Wednesday, March 4, 2009

The Great Syrup Experiment

So we tapped our maple trees.

And the sap flowed for a day.

And then it got super cold and stayed that way.


It looks like the sap should start flowing again today, but now we're headed for warmer daytime weather (yay!) but above-freezing nights (boo!), so that may again temporarily kill our syrup-making endeavors (which, by the way, has grown to tapping other people's trees, to the tune of about 40 buckets... yikes!).

But that one day of sap flow left us with a bucket-full of sap. We actually drank some of it. It was quite sweet-- yummy for brewing tea or coffee or making lemonade. Even after drinking a small amount, there was still three gallons or so in the bucket. Not to waste it, I put it in a big pot on the back of the woodstove and let it slowly evaporate.

This big pot was full to the brim, plus a little topping up:

By last night, it was mostly cooked down and making my house smell very sugary ("Are you making CAKE?" Nathan asked excitedly when he walked in the door). I mixed up some sourdough with dreams of pancakes swimming in freshly made syrup from our own trees. And I set out to finish the syrup.

It cooked, got very thick, and I tried to watch the temperature. I was told it be syrup when it reaches 220 degrees.

It reached that...

but it wasn't dark at all...

so I...

kept cooking it.

That's right, folks. If you know anything at all about cooking sugar, you'll know that I, in all my over-eager homesteaderness, made taffy.


The whole neighborhood will be laughing when word gets out.

So I added some water and called it done.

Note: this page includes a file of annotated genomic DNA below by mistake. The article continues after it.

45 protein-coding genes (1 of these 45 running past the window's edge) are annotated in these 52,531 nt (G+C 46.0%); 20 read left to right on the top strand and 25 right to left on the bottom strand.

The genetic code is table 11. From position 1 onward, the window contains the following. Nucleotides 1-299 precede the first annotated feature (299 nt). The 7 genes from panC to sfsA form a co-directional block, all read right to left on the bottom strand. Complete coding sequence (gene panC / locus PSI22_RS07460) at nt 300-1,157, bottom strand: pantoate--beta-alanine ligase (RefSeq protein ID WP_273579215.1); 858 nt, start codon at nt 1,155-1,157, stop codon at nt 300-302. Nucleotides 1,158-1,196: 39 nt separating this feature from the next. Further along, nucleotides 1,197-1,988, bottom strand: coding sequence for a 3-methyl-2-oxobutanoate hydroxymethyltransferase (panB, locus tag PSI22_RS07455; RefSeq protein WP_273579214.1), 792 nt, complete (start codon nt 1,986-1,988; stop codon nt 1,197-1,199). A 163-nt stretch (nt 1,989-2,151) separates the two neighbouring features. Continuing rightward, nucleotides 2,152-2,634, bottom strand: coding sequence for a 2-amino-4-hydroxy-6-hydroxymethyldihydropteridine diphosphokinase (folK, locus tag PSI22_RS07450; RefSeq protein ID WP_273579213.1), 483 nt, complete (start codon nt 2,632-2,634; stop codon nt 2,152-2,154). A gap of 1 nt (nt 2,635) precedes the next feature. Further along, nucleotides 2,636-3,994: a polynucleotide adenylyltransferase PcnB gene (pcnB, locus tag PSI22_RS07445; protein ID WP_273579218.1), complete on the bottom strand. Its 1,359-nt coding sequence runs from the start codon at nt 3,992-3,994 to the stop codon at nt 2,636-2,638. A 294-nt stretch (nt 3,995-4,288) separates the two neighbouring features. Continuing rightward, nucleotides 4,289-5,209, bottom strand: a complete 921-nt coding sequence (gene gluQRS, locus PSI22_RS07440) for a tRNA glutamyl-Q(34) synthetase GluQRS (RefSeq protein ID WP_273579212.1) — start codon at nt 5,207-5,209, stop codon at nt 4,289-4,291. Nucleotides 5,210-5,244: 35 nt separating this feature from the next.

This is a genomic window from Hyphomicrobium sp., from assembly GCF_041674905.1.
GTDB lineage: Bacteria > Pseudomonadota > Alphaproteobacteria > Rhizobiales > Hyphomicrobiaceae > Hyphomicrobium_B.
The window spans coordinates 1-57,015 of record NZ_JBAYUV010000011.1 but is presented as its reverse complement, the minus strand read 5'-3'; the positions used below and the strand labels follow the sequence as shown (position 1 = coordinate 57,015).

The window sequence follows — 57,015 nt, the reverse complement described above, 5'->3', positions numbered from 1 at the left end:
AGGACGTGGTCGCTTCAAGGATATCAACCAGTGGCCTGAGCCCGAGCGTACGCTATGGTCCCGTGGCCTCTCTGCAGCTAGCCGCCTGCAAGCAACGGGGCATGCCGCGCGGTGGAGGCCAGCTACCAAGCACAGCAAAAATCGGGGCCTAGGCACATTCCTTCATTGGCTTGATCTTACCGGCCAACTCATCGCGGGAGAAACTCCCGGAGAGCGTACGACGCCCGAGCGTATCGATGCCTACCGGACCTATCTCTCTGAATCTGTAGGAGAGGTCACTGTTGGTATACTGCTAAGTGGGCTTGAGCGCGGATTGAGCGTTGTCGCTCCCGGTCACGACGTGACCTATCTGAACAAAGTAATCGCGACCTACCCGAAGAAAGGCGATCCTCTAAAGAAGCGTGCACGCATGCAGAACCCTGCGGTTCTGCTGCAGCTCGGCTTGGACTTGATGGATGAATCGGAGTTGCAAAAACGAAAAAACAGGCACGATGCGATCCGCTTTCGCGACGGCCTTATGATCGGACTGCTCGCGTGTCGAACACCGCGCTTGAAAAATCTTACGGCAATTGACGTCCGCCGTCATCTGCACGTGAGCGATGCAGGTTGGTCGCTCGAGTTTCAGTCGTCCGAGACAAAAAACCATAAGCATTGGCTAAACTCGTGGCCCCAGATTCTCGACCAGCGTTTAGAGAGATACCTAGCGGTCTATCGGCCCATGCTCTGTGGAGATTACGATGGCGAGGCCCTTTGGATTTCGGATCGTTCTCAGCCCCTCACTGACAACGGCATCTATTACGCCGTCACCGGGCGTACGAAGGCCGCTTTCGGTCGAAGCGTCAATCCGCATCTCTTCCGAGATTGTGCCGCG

We ended up with a whole pint! Here it is, with Nathan giving it bunny-ears:

Yeah, it doesn't look much like maple syrup does it? It's more the color of honey. And... it tastes like caramelized corn syrup.

We did eat it on our pancakes this morning, but it really wasn't that enjoyable, other than being very sweet. We also figured out that the sap to syrup ration was about 25:1 instead of 40:1.

So we've been troubleshooting what went "wrong". Our conclusion is that a combination of the facts that our trees have never been tapped and this was the very first little bit of sap from the whole season led to an unusually high sugar content and low maple flavor and color (which apparently develops more when trees are tapped repeatedly).

So much for that.

Onward and upward!

The rest of our sap will be mixed with that of our neighbors and will probably be from trees that have been tapped before, so we're hoping round 2 will be more successful.


  1. Good try! and as they say, "live and learn."

    Here's what I read in an Azure Standard book last night: "The grades roughly correspond to what point in the season the syrup was made. U.S. Grade A Light Amber is early season syrup, while U.S. Grade B is late season syrup. Typically Grade A (especially Grade A Light Amber ) has a milder, more delicate flavor than Grade B, which is darker with a robust flavor. The dark grades of syrup are primarily used for cooking and baking."

    Seems to go with your experience. Though another book also said more about new trees and previously tapped trees.

    Very interesting!

  2. Live and learn experimenting is of especially if it's free minus all the labor. Your neighbors that are up there know what they are talking about.

  3. hey- that's really interesting. i'm just impressed that you guys tried!